Hello, me from years ago …
Great job on starting your new career in real estate!
You’ve entered the real estate industry with the world at your fingertips and a gleam in your eye. Your goal is to help everyone in your path achieve their American dream.
What you will quickly realize is the job is going to be much harder than you expected it to be. You will work long hours, weekends and sometimes during your family barbecue to get your business off the ground. Once you become more established you will have the ability to be a little more selective with whom and when you work — emphasis on little.
The commission check? It won’t be anything to write home about, and here’s why: You grossed $5,000 on your first sale. Congratulations! Now you get to pay your brokerage a percentage of that.
You don’t think they let you hang out there and use their equipment only because they like having you around, do you? Don’t forget to deduct your marketing costs and any miscellaneous fees. Your photographer and marketing personnel need to eat, too.
Then there is Uncle Sam. He sure won’t forget about you when tax time rolls around. That commission check just went from $5,000 to $1,000. Guess you better go sell another house or two.
That listing you took, that house was perfect — or so you thought. Surprise! The roof is bad. You will find out that each transaction is like a volatile bomb waiting to explode. Get ready to put your money where your mouth is because you will not only be negotiating price, but you will also have to negotiate repairs, terms and quite possibly the family pet.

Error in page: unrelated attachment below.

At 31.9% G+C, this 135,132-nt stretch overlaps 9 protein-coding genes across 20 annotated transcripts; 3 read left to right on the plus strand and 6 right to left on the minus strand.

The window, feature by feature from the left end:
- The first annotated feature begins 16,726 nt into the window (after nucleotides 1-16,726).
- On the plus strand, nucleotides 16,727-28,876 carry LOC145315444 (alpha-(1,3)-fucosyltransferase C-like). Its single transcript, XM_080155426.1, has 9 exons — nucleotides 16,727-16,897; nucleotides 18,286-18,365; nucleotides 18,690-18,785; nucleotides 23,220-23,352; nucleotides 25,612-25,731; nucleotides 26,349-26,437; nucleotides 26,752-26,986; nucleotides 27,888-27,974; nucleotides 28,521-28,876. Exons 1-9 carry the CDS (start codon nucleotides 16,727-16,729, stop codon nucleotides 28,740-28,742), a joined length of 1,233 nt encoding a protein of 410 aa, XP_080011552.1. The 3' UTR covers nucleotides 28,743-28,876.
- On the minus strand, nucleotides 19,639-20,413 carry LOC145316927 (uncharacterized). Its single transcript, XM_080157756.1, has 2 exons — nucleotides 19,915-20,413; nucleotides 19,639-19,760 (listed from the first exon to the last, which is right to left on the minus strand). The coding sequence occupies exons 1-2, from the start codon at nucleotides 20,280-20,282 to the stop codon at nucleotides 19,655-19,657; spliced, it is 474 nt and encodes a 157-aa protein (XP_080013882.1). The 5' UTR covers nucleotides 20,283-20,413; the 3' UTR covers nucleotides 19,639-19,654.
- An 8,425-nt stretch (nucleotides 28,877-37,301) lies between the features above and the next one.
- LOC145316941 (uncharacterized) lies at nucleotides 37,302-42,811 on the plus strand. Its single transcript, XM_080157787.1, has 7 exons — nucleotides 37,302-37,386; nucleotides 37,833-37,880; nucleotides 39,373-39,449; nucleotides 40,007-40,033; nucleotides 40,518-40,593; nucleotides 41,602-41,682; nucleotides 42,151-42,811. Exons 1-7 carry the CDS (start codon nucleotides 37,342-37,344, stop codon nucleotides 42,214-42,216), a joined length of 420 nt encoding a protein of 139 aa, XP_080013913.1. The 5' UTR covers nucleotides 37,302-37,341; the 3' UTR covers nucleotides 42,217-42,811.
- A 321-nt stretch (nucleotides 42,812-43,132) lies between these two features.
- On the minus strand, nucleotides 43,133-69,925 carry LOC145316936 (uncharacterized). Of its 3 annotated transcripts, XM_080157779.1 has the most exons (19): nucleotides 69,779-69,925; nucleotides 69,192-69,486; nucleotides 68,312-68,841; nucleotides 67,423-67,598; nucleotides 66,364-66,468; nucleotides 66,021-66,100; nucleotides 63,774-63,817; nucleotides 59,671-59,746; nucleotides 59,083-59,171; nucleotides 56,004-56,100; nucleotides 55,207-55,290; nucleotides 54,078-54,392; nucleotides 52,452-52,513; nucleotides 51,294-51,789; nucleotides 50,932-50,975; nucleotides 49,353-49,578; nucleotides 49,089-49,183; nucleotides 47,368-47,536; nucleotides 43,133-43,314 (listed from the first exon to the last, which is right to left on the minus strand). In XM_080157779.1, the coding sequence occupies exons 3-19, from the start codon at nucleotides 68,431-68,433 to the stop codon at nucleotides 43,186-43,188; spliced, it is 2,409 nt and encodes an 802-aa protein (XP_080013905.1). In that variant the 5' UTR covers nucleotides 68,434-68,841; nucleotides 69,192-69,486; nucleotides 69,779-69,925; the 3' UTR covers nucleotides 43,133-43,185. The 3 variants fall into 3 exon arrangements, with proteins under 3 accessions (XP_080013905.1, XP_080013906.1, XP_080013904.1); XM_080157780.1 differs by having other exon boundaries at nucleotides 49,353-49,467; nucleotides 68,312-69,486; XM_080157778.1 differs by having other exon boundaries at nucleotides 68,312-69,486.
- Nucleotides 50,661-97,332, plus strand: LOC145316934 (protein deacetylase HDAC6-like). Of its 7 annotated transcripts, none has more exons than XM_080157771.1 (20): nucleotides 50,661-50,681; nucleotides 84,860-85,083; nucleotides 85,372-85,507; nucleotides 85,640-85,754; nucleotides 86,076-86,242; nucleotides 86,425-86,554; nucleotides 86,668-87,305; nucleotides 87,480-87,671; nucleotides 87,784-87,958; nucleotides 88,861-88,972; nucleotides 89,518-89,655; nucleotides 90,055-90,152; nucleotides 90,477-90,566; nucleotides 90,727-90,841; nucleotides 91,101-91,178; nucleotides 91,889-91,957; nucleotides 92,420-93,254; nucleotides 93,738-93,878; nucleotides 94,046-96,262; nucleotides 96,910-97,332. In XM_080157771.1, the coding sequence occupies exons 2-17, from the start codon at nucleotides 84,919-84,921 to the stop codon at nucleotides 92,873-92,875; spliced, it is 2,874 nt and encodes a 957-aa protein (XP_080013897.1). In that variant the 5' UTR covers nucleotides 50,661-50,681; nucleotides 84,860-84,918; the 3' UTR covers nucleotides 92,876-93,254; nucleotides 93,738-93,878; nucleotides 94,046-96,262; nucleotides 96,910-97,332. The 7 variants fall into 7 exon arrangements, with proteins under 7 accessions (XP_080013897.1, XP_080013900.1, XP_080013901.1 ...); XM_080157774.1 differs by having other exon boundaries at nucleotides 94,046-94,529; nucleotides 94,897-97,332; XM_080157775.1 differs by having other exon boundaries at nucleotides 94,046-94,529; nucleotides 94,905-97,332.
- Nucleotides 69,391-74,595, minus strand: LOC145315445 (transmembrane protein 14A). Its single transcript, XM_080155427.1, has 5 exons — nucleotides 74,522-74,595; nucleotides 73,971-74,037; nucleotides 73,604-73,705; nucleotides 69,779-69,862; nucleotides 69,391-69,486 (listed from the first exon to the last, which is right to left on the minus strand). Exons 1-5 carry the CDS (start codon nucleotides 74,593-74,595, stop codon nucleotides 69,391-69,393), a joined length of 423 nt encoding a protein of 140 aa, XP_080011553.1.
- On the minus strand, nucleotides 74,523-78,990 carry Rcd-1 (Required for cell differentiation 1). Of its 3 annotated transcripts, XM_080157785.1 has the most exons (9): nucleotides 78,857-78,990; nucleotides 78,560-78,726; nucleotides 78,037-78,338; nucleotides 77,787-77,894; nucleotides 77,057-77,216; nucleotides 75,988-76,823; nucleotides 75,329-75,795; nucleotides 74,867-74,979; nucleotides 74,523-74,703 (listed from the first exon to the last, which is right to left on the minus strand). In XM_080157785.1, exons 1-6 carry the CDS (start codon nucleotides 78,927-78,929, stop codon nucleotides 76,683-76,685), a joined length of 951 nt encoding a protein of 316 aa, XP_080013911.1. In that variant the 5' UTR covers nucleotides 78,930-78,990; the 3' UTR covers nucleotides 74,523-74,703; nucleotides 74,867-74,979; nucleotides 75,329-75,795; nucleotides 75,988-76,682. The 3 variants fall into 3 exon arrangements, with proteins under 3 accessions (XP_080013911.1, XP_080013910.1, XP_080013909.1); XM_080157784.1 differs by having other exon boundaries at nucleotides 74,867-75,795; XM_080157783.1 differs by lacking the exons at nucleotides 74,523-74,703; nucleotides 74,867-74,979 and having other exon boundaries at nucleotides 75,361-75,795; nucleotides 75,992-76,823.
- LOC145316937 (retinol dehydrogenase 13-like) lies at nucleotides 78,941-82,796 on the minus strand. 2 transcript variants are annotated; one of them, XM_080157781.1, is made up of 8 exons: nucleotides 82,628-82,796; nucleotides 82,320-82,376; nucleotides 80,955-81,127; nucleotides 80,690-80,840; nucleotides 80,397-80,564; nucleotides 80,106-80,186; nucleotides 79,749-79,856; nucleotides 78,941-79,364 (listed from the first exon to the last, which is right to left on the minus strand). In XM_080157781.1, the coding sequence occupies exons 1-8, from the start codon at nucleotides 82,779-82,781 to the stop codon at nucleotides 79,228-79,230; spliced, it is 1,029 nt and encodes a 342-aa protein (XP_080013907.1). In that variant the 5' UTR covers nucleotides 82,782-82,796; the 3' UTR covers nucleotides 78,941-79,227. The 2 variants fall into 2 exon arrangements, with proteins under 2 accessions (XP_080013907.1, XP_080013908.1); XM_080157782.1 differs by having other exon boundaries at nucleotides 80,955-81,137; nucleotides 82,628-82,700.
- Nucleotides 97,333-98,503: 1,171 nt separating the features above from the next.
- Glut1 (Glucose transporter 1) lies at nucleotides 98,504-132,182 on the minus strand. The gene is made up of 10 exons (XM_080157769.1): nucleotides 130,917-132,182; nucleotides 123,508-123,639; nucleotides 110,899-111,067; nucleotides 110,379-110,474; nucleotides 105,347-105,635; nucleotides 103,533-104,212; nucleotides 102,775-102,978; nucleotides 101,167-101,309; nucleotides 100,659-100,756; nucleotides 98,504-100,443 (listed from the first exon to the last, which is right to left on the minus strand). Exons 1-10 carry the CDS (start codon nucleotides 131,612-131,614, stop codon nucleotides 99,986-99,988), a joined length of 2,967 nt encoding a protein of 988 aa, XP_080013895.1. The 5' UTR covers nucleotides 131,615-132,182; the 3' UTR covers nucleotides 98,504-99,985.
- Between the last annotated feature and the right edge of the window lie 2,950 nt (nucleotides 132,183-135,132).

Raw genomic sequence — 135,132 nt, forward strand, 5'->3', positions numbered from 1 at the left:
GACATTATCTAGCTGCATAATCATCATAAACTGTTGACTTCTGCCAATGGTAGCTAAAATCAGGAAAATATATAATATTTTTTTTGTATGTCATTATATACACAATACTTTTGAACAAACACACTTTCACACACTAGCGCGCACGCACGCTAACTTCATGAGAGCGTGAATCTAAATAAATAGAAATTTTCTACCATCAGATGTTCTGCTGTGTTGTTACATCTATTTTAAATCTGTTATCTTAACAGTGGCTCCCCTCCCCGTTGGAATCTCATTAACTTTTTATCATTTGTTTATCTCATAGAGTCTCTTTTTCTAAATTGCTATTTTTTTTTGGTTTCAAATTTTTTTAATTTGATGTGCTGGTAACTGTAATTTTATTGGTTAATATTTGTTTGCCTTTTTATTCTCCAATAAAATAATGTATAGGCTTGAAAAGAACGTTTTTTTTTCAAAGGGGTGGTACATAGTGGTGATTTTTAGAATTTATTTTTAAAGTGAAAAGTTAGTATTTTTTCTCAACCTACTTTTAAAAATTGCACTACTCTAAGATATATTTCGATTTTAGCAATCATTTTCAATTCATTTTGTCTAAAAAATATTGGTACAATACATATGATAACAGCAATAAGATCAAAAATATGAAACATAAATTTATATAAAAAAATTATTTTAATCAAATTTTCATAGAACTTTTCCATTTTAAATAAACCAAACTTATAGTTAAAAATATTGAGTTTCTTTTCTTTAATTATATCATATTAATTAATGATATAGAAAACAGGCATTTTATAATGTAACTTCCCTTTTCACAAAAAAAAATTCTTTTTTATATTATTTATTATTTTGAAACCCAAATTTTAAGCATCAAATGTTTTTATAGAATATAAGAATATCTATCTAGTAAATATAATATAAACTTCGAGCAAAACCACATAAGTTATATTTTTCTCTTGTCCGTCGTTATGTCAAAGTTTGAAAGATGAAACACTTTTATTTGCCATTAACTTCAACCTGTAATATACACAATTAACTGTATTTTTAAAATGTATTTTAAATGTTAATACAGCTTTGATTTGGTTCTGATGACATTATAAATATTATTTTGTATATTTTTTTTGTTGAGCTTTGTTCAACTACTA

Let’s not forget that buyer, who was qualified and ready to buy. The one you just put under contract just pulled up to their home inspection in a shiny new car. You hope they like living in their new car because the deal you put together for them just fell through.
Speaking of escrow, the escrow process can be stressful for everyone. That sweet little seller or buyer just turned into a raging maniac or blubbering mess. At times, your clients will drink the “Kool-Aid” and become temporarily insane. Real estate is often a person’s largest investment. Money and the emotions of all parties involved become a temperamental mess that lands in your lap and doesn’t leave for 30-45 days.
You will grow a love for looking at homes. You will see a lot of lovely homes that will make you sad to go back to your own, and others that will leave you puzzled and wondering what they were thinking painting every room a shade of pea soup green.
You will find out quickly some people don’t see cleaning their house as a priority. You will come across some homes where the seller should have been more discreet about their hobbies. You will think you have seen it all, but you haven’t.
Despite everything, you will wake up every day and do it all again, but most importantly — you wouldn’t have it any other way.
If you wrote a letter to yourself as a beginning agent, what would it say? Please continue the conversation in the comments section below.